Like any kind of agricultural or forestry practice, blending the two philosophies can be practiced poorly and can lead to environmental degradation rather than climate change mitigation. The most common practices that can go wrong are forest farming and silvopasturing. Forest farming is often related to managing and harvesting crops that grow naturally in the forest, such as maple syrup, ginseng, wild mushrooms and a myriad of other possible enterprises – hopefully sustainably. Managed poorly, these harvests can devastate an ecosystem or can infringe on the rights of indigenous peoples. Some believe forest farming should not be practiced at all; that the benefits of the forest for carbon mitigation (without or with minimal human intervention) supersede the economic bottom line.
Additionally, many operations nationwide purport to be practicing silvopasture but are simply keeping animals in the forest. This practice has massive potential for forest and soil degradation and destruction. The “Photo Guide to Northeastern United States Silvopasture” by Joseph Orefice, John Carroll and Leanne Ketner compares well managed silvopasture with livestock-led forest destruction side by side. Many of the farms I list above planted timber, fruit or nut trees in fields and then rotationally graze animals through these forests; substantial research supports the economic and environmental benefits of this type of silvopasture. Still, more research is needed.
If you have questions or thoughts about my experiences at the trainings (I took lots of pictures), the resources I encountered or brought back, or anything else regarding agroforestry, please be in touch – [email protected].
Agroforestry in Maine
MOFGA’s landscape coordinator, Jack Kertesz, set up an alley cropping site, funded by a USDA Sustainable Agriculture Research and Education (SARE) grant, in the south orchard at our Common Ground Education Center when MOFGA first moved to Unity. Over the years, economic crops planted between the young orchard rows have included woody nursery stock, herbs, flowers and vegetables. Read more in “Alley Cropping in MOFGA’s Demonstration Orchard,” by Jack Kertesz, spring 2001.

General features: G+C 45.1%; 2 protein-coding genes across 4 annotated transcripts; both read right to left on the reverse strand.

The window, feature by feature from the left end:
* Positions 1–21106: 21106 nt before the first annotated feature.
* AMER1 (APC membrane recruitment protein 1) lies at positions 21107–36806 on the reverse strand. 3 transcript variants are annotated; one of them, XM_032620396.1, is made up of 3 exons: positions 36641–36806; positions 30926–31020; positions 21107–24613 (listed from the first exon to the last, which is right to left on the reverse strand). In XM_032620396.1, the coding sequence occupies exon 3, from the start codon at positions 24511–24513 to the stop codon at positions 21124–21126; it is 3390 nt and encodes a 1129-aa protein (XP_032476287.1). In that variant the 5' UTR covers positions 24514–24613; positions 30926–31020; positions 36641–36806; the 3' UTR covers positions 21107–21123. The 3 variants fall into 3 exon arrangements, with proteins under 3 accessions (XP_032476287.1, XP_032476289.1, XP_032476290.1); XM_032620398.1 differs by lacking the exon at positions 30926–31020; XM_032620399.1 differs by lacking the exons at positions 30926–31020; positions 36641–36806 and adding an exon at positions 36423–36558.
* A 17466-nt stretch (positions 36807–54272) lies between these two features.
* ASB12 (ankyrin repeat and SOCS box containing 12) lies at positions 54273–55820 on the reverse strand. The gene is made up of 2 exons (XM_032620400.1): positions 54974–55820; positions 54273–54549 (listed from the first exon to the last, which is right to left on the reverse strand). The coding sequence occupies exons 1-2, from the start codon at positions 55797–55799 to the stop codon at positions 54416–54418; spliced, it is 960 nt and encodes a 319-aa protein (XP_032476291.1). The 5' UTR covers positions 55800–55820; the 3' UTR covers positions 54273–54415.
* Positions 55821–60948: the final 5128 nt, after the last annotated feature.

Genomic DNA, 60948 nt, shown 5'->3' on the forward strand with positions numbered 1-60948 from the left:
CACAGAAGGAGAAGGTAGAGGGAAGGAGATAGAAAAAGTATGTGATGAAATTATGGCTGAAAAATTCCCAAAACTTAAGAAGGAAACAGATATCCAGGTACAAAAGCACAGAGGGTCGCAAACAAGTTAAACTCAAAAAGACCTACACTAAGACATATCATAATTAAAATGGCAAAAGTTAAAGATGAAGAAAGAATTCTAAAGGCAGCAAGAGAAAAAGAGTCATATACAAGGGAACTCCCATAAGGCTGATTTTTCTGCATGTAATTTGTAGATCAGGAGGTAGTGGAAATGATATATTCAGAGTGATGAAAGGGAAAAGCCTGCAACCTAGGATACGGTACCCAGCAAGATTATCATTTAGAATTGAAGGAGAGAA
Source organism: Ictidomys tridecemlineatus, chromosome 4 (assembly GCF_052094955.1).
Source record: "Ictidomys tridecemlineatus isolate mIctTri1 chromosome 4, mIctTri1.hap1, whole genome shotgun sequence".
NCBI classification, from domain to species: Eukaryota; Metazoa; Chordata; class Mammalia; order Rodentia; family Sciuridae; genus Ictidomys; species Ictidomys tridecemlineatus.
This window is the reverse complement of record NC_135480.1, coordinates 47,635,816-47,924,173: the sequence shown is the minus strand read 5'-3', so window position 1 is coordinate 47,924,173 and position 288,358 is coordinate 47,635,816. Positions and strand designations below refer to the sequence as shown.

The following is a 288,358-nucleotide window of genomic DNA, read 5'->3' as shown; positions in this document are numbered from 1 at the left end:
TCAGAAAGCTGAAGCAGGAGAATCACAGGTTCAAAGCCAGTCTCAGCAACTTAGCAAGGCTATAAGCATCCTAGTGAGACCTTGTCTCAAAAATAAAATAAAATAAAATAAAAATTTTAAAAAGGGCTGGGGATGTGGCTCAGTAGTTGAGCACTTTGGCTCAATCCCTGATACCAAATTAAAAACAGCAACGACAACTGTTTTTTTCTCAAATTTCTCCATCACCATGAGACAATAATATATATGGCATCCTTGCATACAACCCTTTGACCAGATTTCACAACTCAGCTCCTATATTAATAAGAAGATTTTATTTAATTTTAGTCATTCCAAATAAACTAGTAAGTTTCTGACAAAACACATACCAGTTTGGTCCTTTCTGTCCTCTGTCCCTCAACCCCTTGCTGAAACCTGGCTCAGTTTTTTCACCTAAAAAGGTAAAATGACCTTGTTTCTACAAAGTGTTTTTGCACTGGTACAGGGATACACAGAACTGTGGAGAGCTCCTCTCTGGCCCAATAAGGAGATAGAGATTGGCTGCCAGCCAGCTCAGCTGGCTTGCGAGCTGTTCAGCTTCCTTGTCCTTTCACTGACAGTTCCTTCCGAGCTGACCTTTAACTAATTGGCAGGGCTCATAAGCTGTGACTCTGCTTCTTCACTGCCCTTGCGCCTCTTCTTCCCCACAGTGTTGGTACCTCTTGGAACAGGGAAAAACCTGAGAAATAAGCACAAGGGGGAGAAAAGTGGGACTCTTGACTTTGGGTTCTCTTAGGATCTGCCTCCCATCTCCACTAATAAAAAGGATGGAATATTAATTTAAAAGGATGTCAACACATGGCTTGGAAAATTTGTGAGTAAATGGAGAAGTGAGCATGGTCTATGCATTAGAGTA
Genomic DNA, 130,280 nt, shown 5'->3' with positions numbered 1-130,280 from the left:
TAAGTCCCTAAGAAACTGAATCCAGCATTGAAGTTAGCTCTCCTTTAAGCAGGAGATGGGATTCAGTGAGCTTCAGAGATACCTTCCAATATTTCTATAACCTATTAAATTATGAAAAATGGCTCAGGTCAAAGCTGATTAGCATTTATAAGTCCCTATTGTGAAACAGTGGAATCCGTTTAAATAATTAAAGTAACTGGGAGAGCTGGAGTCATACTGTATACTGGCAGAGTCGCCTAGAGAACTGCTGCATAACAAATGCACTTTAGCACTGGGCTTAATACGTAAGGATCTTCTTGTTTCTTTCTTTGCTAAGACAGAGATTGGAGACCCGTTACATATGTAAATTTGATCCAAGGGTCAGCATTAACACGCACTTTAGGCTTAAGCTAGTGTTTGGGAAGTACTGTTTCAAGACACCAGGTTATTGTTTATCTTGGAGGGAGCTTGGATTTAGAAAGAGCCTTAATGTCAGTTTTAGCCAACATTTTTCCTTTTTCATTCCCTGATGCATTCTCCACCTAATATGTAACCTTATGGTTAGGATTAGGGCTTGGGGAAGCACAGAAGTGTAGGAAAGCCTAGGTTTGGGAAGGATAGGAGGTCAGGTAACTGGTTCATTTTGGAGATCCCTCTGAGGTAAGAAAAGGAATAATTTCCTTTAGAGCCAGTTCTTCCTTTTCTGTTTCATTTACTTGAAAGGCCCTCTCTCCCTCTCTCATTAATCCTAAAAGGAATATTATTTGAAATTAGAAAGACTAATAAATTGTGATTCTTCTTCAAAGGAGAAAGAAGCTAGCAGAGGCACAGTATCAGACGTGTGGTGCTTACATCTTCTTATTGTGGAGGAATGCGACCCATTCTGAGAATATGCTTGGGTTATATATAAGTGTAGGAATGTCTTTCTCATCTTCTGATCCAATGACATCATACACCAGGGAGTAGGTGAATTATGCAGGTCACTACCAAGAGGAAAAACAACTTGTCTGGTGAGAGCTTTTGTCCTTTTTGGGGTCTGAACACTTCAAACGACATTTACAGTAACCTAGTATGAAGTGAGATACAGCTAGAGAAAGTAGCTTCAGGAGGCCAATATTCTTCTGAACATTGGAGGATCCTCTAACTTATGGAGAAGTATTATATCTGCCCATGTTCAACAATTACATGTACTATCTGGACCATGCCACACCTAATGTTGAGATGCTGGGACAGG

Kertesz also founded The Maine Tree Crop Alliance, which is dedicated to promoting woody plant species that can be grown for food, feed, fodder, bee forage and beneficial companion plantings. See www.snakeroot.net/MTCA/ or log in to Facebook, search for “Maine Tree Crop Alliance” and request to join the alliance’s Facebook group.
Interplanting orchard trees with herbaceous and woody companion plants to create biodiversity is a core practice in MOFGA’s Maine Heritage Orchard. See “Maine Heritage Orchard Update: A Successful Spring Planting: April 24, 2015,” by Abbey Verrier.
The Maine Grass Farmers Network and the Common Ground Country Fair sometimes offer talks on silvopasturing, and Diane Schivera covers this topic in some of her writing – as in her “Meeting Notes from 2016” in the spring 2017 issue of The MOF&G (link coming soon).
MOFGA’s Low Impact Forestry Project covers this topic, as well. See, for example, “MOFGA’s Low Impact Forestry Program: What We’re Doing on Our Farms,” by Peter Hagerty, fall 2015.
David Fuller is UMaine Cooperative Extension’s agriculture and non-timber forest products professional. His work includes educating small woodlot owners as well as industrial forest landowners about the value of their property beyond boards and pulp, with an emphasis on income streams from sustainable harvests. He is based in Farmington.
Agroforestry-related articles appear regularly in The MOF&G. Here are a few:
“Growing Ramps from Seed,” by Heather McCargo, winter 2016-2017 (link coming soon);
“Farming Fiddleheads?” By David Fuller, summer 2016;
“Cultivating Shiitake Mushrooms as an Agroforestry Crop for New England,” by Steve Gabriel, summer 2015;
“Polycultures in Orchards,” by C.J. Walke, fall 2011;
“Agroforestry: Good for Growers and the Earth,” Coverage of the 10th North American Agroforestry Conference at Université Laval in Quebec in June 2007, by Jean English, fall 2007
“Black Cohosh – A Native Woodland Plant,” by Deb Soule, fall 2003